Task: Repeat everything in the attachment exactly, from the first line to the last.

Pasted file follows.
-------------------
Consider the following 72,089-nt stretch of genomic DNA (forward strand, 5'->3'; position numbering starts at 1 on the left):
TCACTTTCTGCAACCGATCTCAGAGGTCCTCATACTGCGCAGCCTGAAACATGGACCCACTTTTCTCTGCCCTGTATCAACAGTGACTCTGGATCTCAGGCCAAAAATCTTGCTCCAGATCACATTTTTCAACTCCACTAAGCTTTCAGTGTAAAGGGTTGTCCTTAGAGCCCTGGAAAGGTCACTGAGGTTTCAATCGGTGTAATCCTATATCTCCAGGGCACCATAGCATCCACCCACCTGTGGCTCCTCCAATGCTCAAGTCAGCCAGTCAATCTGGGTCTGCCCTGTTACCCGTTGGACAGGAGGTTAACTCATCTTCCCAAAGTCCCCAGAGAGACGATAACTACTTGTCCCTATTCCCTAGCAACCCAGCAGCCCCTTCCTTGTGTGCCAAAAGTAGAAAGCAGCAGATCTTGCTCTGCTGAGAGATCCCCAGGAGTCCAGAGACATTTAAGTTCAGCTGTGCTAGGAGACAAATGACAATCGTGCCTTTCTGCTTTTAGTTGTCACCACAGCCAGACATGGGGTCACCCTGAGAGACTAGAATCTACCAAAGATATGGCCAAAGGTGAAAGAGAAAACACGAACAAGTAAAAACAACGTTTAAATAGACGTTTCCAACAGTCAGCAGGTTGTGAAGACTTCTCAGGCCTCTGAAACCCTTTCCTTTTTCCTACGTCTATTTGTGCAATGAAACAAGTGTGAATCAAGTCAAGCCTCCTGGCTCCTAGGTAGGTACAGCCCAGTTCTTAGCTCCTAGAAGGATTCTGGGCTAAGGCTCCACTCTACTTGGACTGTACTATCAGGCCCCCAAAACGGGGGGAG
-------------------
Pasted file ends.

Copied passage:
Consider the following 72,089-nt stretch of genomic DNA (forward strand, 5'->3'; position numbering starts at 1 on the left):
TCACTTTCTGCAACCGATCTCAGAGGTCCTCATACTGCGCAGCCTGAAACATGGACCCACTTTTCTCTGCCCTGTATCAACAGTGACTCTGGATCTCAGGCCAAAAATCTTGCTCCAGATCACATTTTTCAACTCCACTAAGCTTTCAGTGTAAAGGGTTGTCCTTAGAGCCCTGGAAAGGTCACTGAGGTTTCAATCGGTGTAATCCTATATCTCCAGGGCACCATAGCATCCACCCACCTGTGGCTCCTCCAATGCTCAAGTCAGCCAGTCAATCTGGGTCTGCCCTGTTACCCGTTGGACAGGAGGTTAACTCATCTTCCCAAAGTCCCCAGAGAGACGATAACTACTTGTCCCTATTCCCTAGCAACCCAGCAGCCCCTTCCTTGTGTGCCAAAAGTAGAAAGCAGCAGATCTTGCTCTGCTGAGAGATCCCCAGGAGTCCAGAGACATTTAAGTTCAGCTGTGCTAGGAGACAAATGACAATCGTGCCTTTCTGCTTTTAGTTGTCACCACAGCCAGACATGGGGTCACCCTGAGAGACTAGAATCTACCAAAGATATGGCCAAAGGTGAAAGAGAAAACACGAACAAGTAAAAACAACGTTTAAATAGACGTTTCCAACAGTCAGCAGGTTGTGAAGACTTCTCAGGCCTCTGAAACCCTTTCCTTTTTCCTACGTCTATTTGTGCAATGAAACAAGTGTGAATCAAGTCAAGCCTCCTGGCTCCTAGGTAGGTACAGCCCAGTTCTTAGCTCCTAGAAGGATTCTGGGCTAAGGCTCCACTCTACTTGGACTGTACTATCAGGCCCCCAAAACGGGGGGAG